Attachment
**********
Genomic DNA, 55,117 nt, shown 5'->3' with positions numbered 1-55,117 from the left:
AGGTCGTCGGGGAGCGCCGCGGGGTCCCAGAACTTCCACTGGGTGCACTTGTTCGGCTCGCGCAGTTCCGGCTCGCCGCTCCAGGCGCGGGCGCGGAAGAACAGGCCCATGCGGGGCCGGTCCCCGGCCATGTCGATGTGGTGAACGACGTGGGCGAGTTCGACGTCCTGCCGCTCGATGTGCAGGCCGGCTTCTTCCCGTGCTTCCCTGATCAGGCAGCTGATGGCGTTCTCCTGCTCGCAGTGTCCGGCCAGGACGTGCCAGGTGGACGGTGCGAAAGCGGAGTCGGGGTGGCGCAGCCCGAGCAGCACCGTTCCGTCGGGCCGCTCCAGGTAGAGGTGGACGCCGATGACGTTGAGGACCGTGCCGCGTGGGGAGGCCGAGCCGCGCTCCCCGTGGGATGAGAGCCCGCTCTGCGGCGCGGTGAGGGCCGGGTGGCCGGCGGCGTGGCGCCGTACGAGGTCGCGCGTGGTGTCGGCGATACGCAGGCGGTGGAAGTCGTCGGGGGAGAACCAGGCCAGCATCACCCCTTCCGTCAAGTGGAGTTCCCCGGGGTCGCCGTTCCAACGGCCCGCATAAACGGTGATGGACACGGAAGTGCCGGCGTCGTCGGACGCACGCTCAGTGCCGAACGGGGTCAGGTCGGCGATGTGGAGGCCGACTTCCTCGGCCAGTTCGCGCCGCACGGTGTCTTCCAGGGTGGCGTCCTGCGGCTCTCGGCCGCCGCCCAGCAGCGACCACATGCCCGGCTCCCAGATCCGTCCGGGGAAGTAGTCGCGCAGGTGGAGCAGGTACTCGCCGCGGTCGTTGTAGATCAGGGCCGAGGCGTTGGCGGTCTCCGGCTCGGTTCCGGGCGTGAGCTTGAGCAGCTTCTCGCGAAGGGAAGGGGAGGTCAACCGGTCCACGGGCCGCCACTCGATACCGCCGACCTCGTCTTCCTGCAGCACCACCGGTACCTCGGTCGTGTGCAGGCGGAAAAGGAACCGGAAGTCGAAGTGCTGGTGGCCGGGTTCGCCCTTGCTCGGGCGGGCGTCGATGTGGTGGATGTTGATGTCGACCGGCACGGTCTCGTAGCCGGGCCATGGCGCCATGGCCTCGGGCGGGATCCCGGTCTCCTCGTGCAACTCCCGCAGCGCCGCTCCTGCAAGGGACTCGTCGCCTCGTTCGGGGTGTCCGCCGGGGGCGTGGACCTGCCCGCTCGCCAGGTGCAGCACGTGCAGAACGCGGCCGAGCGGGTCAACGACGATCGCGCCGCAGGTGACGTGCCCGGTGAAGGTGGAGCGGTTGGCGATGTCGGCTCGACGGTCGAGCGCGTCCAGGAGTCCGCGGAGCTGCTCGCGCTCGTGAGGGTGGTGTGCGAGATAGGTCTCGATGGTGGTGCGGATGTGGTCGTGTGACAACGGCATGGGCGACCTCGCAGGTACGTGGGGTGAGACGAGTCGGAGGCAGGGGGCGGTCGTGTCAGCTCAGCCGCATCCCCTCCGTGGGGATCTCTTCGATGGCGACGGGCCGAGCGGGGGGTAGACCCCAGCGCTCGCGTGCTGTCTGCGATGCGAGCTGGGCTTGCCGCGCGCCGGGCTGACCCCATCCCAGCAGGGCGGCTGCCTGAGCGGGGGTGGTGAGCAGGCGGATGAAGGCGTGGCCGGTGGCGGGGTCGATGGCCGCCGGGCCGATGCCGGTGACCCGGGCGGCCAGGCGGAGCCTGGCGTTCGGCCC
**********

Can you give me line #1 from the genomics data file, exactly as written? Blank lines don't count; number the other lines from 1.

Genomic DNA, 55,117 nt, shown 5'->3' with positions numbered 1-55,117 from the left: